Don Hertzfeldt Examined… not too closely

Sometimes it’s hard to see the point of writing about anything, particularly anything that is good. I contend that critics like “difficult” or “intellectual” cinema less because they actually like watching it than they want to have something to write about that is in their wheel-house – that is, the movie that deals in “intellectualism” deals with “ideas” – and “ideas” means stuff expressed in writing and not with art.

Truth is, somebody with a real interest in the art and technique of cinema could find something to say about the meanest bit of grindhouse trash. Lighting, camera movement, shot length, every single aspect of a film is the product of a conscious decision and studying the art in that specific technical matter is possible. Illuminating, even.

But it doesn’t make you feel smart to do it. It’s tough because it’s objective and no fun for BS artists who look into the depths of all medium seeking only themselves (myself for the most part included, though less these days – which is why I write less these days).

All these thoughts come when I try to write about a favorite animator, Don Hertzfeldt. I love animation of all stripes, and rarely feel compelled to write about it because it is such a specifically visual medium writing seems like a failed response. Beyond the immediate experience, the contemplative interrogation of Don Hertzfeldt’s shorts feels inadequate.

First, because for the most part they are funny. You watch, you laugh. The dissection of humor is not only bad for the joke, it is awful for the state of the world. The current censorious atmosphere where jokes have to be vetted to make sure they do not offend certain sensibilities is the murder of truth under the lying guise of “empathy.” The spontanteity of the joke, the sponaneity of the response, is the whole of the act – whether one should have said it or laughed at it is immaterial dissembling.

So I appreciate the near-anarchic insouciance of Hertzfeldt’s early shorts. Some of the early student ones, the internet informs me he no longer much cares for. No big deal, but there hasn’t been (so far as I can see) an attempt to delete them from his catalog or apologize for them.

But that doesn’t mean I have a lot to write about them.So for the purposes of this (what is it? an article? hardly. An overview?) thing I will go through many of his shorts and just… catalog a few thoughts.

I’ve embedded video clips from Youtube for each short – many from Hertzfeldt’s own Youtube channel, but not everything is available there.

Ah, L’Amour

Don Hertzfeld – Ah, L’Amour [High Quality]

A flower appears, then rots and is burnt – love destroyed?Then the story emerges – a man, walking talking to women with phrases of increasing innocuity, each of which elicit a terrifyingly violent response.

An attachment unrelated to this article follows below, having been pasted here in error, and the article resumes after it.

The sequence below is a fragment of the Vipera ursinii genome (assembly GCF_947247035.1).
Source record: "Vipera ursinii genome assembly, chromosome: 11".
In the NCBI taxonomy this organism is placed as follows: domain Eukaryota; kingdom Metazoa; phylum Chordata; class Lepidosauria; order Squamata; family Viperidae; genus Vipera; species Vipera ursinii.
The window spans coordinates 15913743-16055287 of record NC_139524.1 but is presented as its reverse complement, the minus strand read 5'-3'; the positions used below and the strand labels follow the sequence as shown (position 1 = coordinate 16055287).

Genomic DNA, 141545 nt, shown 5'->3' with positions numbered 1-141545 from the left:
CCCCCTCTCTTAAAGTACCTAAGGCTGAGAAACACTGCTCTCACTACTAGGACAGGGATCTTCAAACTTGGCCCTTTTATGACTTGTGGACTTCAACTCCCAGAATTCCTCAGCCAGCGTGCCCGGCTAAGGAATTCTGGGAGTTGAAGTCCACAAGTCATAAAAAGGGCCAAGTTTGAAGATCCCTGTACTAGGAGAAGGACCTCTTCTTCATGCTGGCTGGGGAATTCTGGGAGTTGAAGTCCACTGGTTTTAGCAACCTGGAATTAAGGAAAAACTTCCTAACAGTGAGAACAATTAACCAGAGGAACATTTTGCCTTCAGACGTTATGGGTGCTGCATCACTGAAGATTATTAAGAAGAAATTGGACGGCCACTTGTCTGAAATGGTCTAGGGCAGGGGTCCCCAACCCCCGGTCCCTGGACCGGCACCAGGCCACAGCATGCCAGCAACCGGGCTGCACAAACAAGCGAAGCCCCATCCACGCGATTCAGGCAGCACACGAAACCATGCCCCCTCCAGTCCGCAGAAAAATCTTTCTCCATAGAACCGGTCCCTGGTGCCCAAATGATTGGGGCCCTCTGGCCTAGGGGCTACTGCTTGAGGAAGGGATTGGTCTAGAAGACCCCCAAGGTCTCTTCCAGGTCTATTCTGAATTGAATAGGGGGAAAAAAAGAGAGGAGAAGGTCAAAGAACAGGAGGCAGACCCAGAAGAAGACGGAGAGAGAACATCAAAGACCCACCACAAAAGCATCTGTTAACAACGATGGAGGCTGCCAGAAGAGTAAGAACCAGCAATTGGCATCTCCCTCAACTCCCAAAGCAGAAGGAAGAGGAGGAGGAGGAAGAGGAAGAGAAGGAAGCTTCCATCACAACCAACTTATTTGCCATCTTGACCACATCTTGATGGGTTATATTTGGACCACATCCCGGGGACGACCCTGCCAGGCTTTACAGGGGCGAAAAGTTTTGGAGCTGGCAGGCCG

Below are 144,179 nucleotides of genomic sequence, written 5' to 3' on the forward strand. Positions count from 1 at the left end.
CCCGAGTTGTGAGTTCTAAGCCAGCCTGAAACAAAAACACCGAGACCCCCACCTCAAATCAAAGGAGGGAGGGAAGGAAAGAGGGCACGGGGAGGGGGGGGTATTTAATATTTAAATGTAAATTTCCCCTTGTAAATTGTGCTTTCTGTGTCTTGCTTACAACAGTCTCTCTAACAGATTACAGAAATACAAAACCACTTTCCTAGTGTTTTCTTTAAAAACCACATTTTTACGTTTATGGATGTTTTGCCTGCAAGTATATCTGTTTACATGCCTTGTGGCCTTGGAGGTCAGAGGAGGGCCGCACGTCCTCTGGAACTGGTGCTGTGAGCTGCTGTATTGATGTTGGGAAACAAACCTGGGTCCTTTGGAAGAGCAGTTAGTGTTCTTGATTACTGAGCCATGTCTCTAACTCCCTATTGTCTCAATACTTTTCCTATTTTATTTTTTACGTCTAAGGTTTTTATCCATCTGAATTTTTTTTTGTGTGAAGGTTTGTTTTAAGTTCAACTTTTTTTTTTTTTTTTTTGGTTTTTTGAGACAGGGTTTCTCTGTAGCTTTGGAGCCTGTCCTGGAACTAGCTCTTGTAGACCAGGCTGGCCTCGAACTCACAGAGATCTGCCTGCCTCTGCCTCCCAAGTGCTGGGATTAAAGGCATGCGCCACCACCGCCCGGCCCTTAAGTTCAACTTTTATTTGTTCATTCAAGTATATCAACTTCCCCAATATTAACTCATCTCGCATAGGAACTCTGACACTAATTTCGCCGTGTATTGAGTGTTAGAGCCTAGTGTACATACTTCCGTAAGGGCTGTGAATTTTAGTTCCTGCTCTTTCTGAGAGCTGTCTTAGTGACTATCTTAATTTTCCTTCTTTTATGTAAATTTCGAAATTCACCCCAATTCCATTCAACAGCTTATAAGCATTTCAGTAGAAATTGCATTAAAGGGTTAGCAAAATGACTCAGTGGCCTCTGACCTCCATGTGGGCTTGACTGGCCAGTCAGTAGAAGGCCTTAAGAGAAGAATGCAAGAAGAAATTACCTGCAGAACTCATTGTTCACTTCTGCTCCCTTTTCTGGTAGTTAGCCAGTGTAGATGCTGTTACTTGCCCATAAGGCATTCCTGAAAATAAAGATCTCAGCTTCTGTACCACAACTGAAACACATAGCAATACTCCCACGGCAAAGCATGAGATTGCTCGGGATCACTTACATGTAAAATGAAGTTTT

(My favorite: Walks up to girl: “Hi, Sandee.” “No means no, you bastard!” and stabs him in the eyes.)

Problem with happy-go-lucky walking dude is he lacked game. He was approaching these women with an open heart hoping for a free exchange of pleasantry. He forgot to demonstrate attractiveness, a lesson he learns (after dying five times) by announcing to the next girl that he has money.
Love ensues.Is this movie mysogynistic?

My initial, major response is, “Who cares?” It’s funny, it’s barbed but not nasty (a real mysogynistic film would have not only indulged the man’s bitterness about relations (it is labeled a “bitter film,” after all) but would have engaged in cruel revenge against the women.)  That is – real mysogyny would require something more than trenchant observation.

That’s what the movie is. It might be wrong observation (I think it is not – and it is honest enough to admit that walking-dude does not care about the reaction he’d get to a woman he wasn’t attracted to. When men do this, it is called misogyny. When women do this, it’s called taste. Don’t believe me? Look at dating profiles, or just couples in the wild – the women who would hate this level of ‘shallowness’ from men wouldn’t be caught dead going out with someone who did not meet an arbitrary height requirement.)

Does it matter?

No. Art doesn’t exist to reinforce what you already think, though it might. Nor does it exist to challenge. It is one man saying a thing. His own thing, if it is of value.


Apparently Don Hertzfeldt’s least favorite of his works, and his second student film, Genre is amusing. A cartoon bunny who appears in 3d pixilization (mostly, I think, so that Don H could do something that looked more visually impressive than his previous short – or it was something he did for fun, since it was also done in a pre-college short which is available on the Bitter Films Archive DVD, which is also totally worth buying) is placed in different genres, where he is generally brutally attacked. A lot of animators have brutal violence in their early shorts. This is because, I imagine, stories are hard to come up with. First you have a character (it’s a cartoon, just drawing something funny looking) Then you need some conflict, something for it to do…
So you blow it up.

For the record, the genres that Don Hs bunny is subjected to are:
The Romantic Film
The Science Fiction Film
The Comedy
The Black Comedy
The Buddy Picture
The Porno Film
The Horror Film
The Children’s film
The Religious Film
The Abstract Foreign Western
The Porno Disaster Film
The Science Fiction Musical
…The Pretentious Student Film?

It’s most obvious touchstone is the classic Looney Tunes Duck Amuck. It doesn’t reach that one’s heights of hilarity or art (though of course it doesn’t star a character as strong as Daffy Duck, either, and Don H was a starting animation director and not one of the greatest animators of all time, Chuck Jones. Not yet, anyway)I laughed. When something is comic, it doesn’t need more of a review than that. Never justify a laugh, friends.

Lily & Jim

With the Woody Allen credits, this one has more of a “student film” feel to it – the way kids in film school try to be real serious when they’re ill-equipped for it. Which is an unfair criticism, because Lily & Jim is funny, and it has a feeling of reality to it (horrifying, terrible reality.) It’s an interview piece with two people, fairly uninteresting people, engaging in the terrible modern ritual the Date.